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Getting to know: Bills defensive lineman Leger Douzable

Leger Douzable arrived in Buffalo to little fanfare.

The Bills signed the journeyman defensive lineman to a one-year, $885,000 contract that didn't feature a cent of guaranteed money. That mean Douzable needed to make the team to see any of it.

Not only has he done that, he's become a valuable member of the Bills' defensive line rotation, with 10 tackles and 1.5 sacks the first five weeks.

In this week's "Getting to Know," Douzable talks about growing up in Tampa, Fla., his charitable work in Haiti, and the life of a journeyman.

The Buffalo News: Tell us about where you were raised?

Leger Douzable: "I grew up in Tampa, Florida. Went to high school there. Then for college, I went to the University of Central Florida."

BN: How does a Tampa guy end up at Central Florida and not South Florida (which is in Tampa)?

LD: "That’s funny. Actually, I was offered by both schools, and everybody else that came out with me that year decided to stay and go to USF, but I just always wanted to be different. I always wanted to play against guys who are from my neighborhood, or I had known growing up. It was always a competition thing for me, so I decided to be the only guy from Tampa to leave and go to UCF."

BN: From a South Florida graduate, I’m not sure how I feel about that.

LD: "It’s funny, my mom is a South Florida graduate, so every time we play them it’s a back-and-forth thing. Her and my aunt went to USF, so I always talk trash. It’s called 'Hate Week' when we play them. I might not talk to her that whole week."

BN: Tampa is a hotbed for football talent. Do you have any teammates or opponents who are in the NFL now?

LD: "Not that I know of, but there was a guy who was a few years after me at my school, Anthony Chickillo, he went to the University of Miami. He went to the same high school as me. I used to always go back home and watch the younger guys practice and talk to them. He’s doing well for the Pittsburgh Steelers now and I’m happy for him."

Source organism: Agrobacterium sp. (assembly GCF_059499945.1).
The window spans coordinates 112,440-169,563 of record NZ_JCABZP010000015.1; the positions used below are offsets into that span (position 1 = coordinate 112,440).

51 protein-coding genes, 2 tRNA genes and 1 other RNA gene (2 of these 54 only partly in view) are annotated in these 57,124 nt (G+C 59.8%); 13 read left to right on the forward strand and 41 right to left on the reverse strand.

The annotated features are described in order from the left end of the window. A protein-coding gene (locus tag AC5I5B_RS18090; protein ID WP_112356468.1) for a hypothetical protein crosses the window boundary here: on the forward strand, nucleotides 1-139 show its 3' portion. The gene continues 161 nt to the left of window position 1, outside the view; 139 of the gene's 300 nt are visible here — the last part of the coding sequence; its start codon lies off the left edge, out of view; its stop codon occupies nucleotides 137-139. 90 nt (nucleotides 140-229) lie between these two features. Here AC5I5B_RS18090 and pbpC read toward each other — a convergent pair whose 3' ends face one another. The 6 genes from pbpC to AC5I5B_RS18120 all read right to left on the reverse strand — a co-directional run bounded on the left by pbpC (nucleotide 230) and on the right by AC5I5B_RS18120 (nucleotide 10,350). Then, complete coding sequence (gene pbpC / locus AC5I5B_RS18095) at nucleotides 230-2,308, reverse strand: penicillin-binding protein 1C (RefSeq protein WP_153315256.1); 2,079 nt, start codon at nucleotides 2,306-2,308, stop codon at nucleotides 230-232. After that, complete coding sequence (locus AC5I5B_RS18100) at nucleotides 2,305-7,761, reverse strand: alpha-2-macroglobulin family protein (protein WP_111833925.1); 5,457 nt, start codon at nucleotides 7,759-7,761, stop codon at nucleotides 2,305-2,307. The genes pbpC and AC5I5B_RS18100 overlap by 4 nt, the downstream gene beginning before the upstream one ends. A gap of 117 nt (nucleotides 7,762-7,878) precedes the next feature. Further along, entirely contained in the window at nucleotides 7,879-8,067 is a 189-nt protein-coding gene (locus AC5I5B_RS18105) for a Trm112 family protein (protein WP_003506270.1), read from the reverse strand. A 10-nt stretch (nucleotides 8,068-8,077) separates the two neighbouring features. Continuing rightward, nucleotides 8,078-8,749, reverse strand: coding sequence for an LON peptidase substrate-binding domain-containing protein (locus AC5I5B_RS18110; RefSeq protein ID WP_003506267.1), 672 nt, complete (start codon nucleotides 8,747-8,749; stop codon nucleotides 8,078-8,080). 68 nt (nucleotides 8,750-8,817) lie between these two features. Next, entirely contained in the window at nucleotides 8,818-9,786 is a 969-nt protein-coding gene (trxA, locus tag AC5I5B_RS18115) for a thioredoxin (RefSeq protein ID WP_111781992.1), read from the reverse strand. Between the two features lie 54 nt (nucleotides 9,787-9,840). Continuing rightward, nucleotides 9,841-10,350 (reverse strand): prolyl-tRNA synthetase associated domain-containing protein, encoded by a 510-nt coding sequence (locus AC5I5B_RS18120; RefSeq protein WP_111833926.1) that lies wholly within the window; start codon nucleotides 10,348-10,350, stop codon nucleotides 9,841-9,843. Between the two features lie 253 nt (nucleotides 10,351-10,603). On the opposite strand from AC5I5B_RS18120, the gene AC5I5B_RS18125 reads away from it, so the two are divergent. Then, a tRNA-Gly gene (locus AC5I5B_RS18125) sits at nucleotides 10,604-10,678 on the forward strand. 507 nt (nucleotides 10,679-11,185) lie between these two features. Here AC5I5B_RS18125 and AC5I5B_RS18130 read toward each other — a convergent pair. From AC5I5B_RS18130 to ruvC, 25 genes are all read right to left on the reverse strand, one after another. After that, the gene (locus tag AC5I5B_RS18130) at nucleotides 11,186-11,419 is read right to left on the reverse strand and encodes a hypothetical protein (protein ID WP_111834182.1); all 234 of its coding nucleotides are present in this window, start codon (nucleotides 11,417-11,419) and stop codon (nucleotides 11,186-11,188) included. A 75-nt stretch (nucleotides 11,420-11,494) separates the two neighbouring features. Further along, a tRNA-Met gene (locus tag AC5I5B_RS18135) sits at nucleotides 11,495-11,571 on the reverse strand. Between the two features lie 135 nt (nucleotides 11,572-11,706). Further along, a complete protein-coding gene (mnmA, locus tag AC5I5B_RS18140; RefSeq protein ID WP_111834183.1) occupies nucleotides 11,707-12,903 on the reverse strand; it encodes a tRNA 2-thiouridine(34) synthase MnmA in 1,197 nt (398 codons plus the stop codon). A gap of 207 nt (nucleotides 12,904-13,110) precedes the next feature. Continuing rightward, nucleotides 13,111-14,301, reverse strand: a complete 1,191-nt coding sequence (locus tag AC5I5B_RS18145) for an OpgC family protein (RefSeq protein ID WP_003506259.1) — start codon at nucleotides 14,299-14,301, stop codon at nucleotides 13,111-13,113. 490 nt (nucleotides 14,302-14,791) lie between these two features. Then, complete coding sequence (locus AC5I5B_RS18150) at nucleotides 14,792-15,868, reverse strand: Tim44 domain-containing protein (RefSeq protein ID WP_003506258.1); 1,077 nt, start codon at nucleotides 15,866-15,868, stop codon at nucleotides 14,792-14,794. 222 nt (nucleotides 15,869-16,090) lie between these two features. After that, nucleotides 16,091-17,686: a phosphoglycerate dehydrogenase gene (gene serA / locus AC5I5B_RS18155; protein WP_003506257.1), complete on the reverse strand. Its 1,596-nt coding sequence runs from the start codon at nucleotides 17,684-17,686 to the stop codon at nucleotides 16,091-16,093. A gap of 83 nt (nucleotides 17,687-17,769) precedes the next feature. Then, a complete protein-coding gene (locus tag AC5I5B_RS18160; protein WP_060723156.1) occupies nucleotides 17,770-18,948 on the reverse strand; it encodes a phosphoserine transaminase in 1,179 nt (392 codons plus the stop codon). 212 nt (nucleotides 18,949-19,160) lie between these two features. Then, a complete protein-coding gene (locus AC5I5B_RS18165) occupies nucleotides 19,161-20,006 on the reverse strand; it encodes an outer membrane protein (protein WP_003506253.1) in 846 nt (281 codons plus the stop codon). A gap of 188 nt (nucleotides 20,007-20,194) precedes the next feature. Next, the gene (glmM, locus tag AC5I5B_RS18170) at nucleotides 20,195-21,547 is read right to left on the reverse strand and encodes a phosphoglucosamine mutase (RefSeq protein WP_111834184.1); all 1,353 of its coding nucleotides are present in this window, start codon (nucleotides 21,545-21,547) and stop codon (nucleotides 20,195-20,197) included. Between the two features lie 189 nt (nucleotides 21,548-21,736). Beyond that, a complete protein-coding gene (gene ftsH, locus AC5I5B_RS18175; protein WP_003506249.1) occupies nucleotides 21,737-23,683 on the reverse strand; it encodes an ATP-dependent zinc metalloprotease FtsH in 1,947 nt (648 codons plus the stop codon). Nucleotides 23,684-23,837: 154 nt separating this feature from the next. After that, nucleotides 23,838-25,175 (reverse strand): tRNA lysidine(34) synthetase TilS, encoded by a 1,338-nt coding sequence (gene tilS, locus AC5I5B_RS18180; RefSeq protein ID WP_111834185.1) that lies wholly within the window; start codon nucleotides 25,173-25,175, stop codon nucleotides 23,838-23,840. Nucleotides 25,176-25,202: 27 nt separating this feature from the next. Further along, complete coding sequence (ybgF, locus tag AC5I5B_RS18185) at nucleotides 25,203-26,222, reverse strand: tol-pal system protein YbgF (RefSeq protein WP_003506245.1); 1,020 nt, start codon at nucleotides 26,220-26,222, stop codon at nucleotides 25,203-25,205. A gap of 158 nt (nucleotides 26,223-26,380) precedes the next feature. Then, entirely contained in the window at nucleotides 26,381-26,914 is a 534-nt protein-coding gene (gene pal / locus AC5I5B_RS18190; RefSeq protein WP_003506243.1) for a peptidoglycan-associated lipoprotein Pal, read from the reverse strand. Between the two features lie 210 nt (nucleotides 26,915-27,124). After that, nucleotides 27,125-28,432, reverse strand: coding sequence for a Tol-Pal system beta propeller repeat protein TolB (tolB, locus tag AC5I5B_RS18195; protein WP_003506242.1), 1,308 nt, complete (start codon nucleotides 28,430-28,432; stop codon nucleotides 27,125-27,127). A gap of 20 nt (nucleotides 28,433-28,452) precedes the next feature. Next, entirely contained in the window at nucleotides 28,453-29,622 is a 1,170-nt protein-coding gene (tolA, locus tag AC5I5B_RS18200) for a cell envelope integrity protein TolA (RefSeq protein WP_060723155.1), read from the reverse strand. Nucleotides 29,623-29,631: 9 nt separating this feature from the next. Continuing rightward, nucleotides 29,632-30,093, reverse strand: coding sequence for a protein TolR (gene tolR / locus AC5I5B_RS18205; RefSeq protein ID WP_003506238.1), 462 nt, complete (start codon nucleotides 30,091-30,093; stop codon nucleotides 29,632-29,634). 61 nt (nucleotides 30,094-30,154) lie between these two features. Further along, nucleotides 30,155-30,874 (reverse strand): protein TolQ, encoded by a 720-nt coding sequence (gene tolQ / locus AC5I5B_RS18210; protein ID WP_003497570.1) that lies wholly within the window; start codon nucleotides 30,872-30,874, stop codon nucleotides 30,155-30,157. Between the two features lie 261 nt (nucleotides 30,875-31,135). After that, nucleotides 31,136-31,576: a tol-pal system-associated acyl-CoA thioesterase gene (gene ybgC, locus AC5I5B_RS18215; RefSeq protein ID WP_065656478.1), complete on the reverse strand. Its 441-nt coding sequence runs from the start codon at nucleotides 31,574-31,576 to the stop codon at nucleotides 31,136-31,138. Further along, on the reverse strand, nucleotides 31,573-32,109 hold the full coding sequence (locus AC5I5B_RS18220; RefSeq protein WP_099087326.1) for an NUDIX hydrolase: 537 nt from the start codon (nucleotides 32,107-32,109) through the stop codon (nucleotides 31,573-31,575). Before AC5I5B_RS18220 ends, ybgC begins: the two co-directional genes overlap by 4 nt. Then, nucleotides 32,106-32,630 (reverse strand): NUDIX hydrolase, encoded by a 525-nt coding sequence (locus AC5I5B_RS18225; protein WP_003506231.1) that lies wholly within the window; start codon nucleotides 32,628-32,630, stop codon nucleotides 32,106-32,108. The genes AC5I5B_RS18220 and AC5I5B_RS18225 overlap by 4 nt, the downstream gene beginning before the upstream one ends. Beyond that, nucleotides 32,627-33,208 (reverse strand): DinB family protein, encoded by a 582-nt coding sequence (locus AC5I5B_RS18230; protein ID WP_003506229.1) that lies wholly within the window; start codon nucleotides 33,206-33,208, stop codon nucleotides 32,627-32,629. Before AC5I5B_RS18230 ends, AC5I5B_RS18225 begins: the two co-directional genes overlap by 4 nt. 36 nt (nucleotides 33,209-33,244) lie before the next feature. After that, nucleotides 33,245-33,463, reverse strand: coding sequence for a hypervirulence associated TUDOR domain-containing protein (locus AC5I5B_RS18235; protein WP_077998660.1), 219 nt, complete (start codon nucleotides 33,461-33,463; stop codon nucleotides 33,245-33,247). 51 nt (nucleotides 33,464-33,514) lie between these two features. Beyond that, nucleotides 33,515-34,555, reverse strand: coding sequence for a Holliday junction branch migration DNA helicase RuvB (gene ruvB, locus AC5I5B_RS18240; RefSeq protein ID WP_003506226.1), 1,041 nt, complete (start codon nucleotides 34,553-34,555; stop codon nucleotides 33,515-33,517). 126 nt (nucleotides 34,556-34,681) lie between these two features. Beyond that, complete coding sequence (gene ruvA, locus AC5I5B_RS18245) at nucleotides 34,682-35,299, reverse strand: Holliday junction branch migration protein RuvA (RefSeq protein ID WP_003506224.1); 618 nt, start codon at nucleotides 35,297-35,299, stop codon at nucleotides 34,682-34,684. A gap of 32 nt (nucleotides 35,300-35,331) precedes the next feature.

BN: What's the best thing to do in Tampa?

LD: "Busch Gardens is probably the No. 1. There’s a lot of good Hispanic food, too, but Busch Gardens I'd say."

BN: How about Ybor City?

LD: "Oh man, When I was younger, that's where it was at, Ybor. South Tampa has really grown since I left Tampa and when I get back I'm always amazed by how much that's grown."

BN: How about the beaches?

LD: "Definitely Clearwater Beach. We used to go there all the time in high school. I live in Fort Lauderdale now, so I’m on the beach all the time. But definitely in high school, senior ditch day, don’t tell nobody about that, we used to go to Clearwater."

BN: You're of Haitian descent, right?

LD: "My biological father is from Haiti. Although he didn’t raise me, I’m still close with the family. As a side note, myself and a few other NFL guys, Cliff Avril, Pierre Garcon, we've teamed up and are trying to build sustainable houses in Haiti. You can go to to donate any amount. Anything you can do will really help. After Hurricane Matthew, Haiti is in dire need right now.

BN: Have you been there?

LD: "Not since I was little, but I plan on going either during our bye week or right after the season."

BN: How did you get your name (which is pronounced Leh-je' DOO-zah-bull)

LD: "I’m a junior. My name still gets butchered. I have to tell somebody like 10 times, then they’ll get it. My teachers were like, 'Where’s your name from, it’s so nice.' It definitely makes me, me. It fits who I am."

BN: You've been on eight different NFL teams in your career. What's that been like?

LD: "People say that, but to me it’s not really eight. My first three years is when I really bounced around (five teams in three years). After that I’ve been pretty stable. Two years in Jacksonville, three years with the Jets, and then up here. So that bouncing around kind of stopped. Coming in as an undrafted free agent, you’re fighting every day. After camp my second year, I made the team (the New York Giants). We were deep at D-Line, a few running backs get hurt, you’re the low man on the totem pole, so that's how it goes. They were going to put me on practice squad, but I decided to leave so I could actually get some film. I didn’t get any film my whole rookie year because I was inactive. Ever since my second year I played in almost every game, except my fifth year when I tore my pec."

BN: So what's your preparation for the Buffalo winter been like?

LD: "I’ve been in New York the last three. I know it’s a little different, but it’s not like I’ve been in the South just chilling. I’ve heard that Lake Effect can get kind of crazy, but we’ll find out in the next couple months, but I think I’ll be all right."

BN: What have your impressions of Buffalo been?

LD: "It’s cool, man. Everybody was like, 'What are you going to do in Buffalo?' But it’s not what people think it is. It’s an up-and-coming city, I’d say. I stay not too far from Canalside. That area is becoming really nice. Right off the lake, it’s pretty nice. Anywhere I can be near the water, I love."

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